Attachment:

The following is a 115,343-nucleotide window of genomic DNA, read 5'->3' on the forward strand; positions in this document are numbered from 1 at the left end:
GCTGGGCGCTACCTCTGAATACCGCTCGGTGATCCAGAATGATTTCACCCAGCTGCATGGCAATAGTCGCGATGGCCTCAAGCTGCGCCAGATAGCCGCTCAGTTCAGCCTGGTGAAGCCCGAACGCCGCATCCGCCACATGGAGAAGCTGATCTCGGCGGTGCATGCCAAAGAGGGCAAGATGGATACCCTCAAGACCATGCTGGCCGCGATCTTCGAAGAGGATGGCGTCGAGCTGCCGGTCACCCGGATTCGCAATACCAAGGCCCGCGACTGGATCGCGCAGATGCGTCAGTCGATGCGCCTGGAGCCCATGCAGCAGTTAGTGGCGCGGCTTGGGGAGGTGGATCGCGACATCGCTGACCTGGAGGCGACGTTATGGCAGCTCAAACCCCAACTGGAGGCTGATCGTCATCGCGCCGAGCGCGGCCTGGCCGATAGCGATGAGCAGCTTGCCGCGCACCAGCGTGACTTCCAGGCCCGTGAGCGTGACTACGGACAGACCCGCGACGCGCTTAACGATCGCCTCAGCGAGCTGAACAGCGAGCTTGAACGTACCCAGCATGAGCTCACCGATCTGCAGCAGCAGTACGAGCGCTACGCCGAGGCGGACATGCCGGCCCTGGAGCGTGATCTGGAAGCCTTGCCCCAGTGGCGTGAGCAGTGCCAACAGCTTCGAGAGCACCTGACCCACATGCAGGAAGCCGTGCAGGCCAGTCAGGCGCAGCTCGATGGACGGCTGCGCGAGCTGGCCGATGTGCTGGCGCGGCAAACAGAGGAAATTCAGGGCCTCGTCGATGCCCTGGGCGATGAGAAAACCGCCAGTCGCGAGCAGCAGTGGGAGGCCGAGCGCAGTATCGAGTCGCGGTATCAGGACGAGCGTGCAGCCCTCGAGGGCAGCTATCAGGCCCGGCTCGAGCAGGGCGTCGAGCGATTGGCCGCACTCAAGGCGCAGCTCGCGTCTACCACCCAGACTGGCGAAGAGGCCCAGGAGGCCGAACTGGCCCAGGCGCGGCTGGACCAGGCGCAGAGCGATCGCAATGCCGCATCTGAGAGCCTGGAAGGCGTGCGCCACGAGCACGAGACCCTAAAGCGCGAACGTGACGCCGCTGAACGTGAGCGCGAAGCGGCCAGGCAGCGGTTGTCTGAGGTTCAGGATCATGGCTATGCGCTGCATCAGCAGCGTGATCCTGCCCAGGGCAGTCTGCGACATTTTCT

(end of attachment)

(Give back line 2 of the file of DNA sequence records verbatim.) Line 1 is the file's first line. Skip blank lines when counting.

GCTGGGCGCTACCTCTGAATACCGCTCGGTGATCCAGAATGATTTCACCCAGCTGCATGGCAATAGTCGCGATGGCCTCAAGCTGCGCCAGATAGCCGCTCAGTTCAGCCTGGTGAAGCCCGAACGCCGCATCCGCCACATGGAGAAGCTGATCTCGGCGGTGCATGCCAAAGAGGGCAAGATGGATACCCTCAAGACCATGCTGGCCGCGATCTTCGAAGAGGATGGCGTCGAGCTGCCGGTCACCCGGATTCGCAATACCAAGGCCCGCGACTGGATCGCGCAGATGCGTCAGTCGATGCGCCTGGAGCCCATGCAGCAGTTAGTGGCGCGGCTTGGGGAGGTGGATCGCGACATCGCTGACCTGGAGGCGACGTTATGGCAGCTCAAACCCCAACTGGAGGCTGATCGTCATCGCGCCGAGCGCGGCCTGGCCGATAGCGATGAGCAGCTTGCCGCGCACCAGCGTGACTTCCAGGCCCGTGAGCGTGACTACGGACAGACCCGCGACGCGCTTAACGATCGCCTCAGCGAGCTGAACAGCGAGCTTGAACGTACCCAGCATGAGCTCACCGATCTGCAGCAGCAGTACGAGCGCTACGCCGAGGCGGACATGCCGGCCCTGGAGCGTGATCTGGAAGCCTTGCCCCAGTGGCGTGAGCAGTGCCAACAGCTTCGAGAGCACCTGACCCACATGCAGGAAGCCGTGCAGGCCAGTCAGGCGCAGCTCGATGGACGGCTGCGCGAGCTGGCCGATGTGCTGGCGCGGCAAACAGAGGAAATTCAGGGCCTCGTCGATGCCCTGGGCGATGAGAAAACCGCCAGTCGCGAGCAGCAGTGGGAGGCCGAGCGCAGTATCGAGTCGCGGTATCAGGACGAGCGTGCAGCCCTCGAGGGCAGCTATCAGGCCCGGCTCGAGCAGGGCGTCGAGCGATTGGCCGCACTCAAGGCGCAGCTCGCGTCTACCACCCAGACTGGCGAAGAGGCCCAGGAGGCCGAACTGGCCCAGGCGCGGCTGGACCAGGCGCAGAGCGATCGCAATGCCGCATCTGAGAGCCTGGAAGGCGTGCGCCACGAGCACGAGACCCTAAAGCGCGAACGTGACGCCGCTGAACGTGAGCGCGAAGCGGCCAGGCAGCGGTTGTCTGAGGTTCAGGATCATGGCTATGCGCTGCATCAGCAGCGTGATCCTGCCCAGGGCAGTCTGCGACATTTTCT